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YesWorkflow Prototypes

The yw-prototypes repository contains early implementations of YesWorkflow, an approach to modeling conventional scripts and programs as scientific workflows. The software is described in these two publications:


YesWorkflow aims to provide a number of the benefits of using a scientific workflow management system without having to rewrite scripts and other scientific software. Rather than reimplement code so that it can be executed and managed by a workflow engine, a YesWorkflow user simply adds special YesWorkflow (YW) comments to existing scripts. These comments declare how data is used and results produced, step by step, by the script. The YesWorkflow tools interpret the YW comments and produce graphical output that reveals the stages of computation and the flow of data in the script.

Example YesWorkflow output

The image below was produced by YesWorkflow using the YW comments added to a conventional (non-dataflow oriented) python script (


The green blocks represent stages in the computation performed by the script. The labels on arrows name the input, intermediate, and final data products of the script.

Introduction to YesWorkflow comments

The script includes YesWorkflow comments that precede the main function and declare the inputs and outputs of the script as a whole:

# @BEGIN main
# @PARAM db_pth
# @PARAM fmodel
# @IN input_mask_file  @URI file:{db_pth}/land_water_mask/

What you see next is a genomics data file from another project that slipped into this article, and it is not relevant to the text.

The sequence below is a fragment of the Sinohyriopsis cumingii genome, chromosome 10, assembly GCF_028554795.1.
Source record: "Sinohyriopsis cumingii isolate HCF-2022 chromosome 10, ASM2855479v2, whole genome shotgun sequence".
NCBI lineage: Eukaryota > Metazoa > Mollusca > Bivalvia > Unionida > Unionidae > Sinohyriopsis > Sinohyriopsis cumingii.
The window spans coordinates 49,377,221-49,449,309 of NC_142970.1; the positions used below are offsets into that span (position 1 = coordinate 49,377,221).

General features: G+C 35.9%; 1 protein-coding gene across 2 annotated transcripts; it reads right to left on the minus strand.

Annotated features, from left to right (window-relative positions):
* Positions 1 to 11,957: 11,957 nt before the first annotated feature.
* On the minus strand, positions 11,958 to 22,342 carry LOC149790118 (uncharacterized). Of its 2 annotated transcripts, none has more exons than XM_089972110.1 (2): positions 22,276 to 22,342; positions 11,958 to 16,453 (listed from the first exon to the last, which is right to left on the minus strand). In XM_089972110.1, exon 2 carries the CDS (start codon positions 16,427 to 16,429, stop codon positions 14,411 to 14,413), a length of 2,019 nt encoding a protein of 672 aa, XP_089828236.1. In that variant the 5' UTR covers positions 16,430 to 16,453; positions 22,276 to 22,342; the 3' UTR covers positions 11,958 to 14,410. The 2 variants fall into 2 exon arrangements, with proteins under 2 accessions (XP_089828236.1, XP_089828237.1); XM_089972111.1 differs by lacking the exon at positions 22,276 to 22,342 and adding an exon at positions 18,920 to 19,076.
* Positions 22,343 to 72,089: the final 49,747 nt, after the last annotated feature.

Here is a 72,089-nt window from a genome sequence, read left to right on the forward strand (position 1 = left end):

# @IN input_data_file  @URI file:{db_pth}/
# @OUT result_NEE_pdf  @URI file:result_NEE.pdf

Each YesWorkflow (YW) comment is identified by a keyword that begins with the '@' symbol. A @BEGIN comment declares the beginning of the script or of a block of computation within the script. (Because YW keywords are case-insensitive, @BEGIN, @begin and @Begin all work equally well.) Each @BEGIN tag is paired with an @END later in the script, and together these tags delimit the code annotated by other YW comments found in that block. The script ends with this YW comment:

# @END main

The script inputs (input_data_file and input_mask_file) and outputs (result_NEE_pdf) appear in the diagram produced by YesWorkflow because they are declared using the @IN and @OUT comments shown above. The text following the first two @URI keywords indicate that the inputs are read from files at the indicated locations; the {db_pth} portion of these file paths indicate that the locations of these files are configurable, with the value of the db_pth (a parameter to the script) forming part of the path to the files.

Between the @BEGIN and @END comments for the main block, includes four blocks of code also annotated with YW comments. The block of code performing the fetch_mask operation (represented as a green box in the diagram above) is:

# @BEGIN fetch_mask
# @PARAM db_pth
# @IN g @AS input_mask_file @URI file:{db_pth}/land_water_mask/
# @OUT mask @AS land_water_mask
g = netCDF4.Dataset(db_pth+'/land_water_mask/', 'r')
mask = g.variables['land_water_mask']
mask = mask[:].swapaxes(0,1)
# @END fetch_mask

The text following the (optional) @AS keyword in an @IN or @OUT comment provides an alias for the actual value or variable (the term immediately following the @IN or @OUT keyword) that represents that input or output in the script. It is the alias that is displayed in YesWorkflow results and that is used to infer how data flows through the script. Note that in the diagram the arrow labeled input_mask_file is connected to the fetch_mask block because the alias for the @IN comment for fetch_mask matches the @IN comment on the encompassing main block.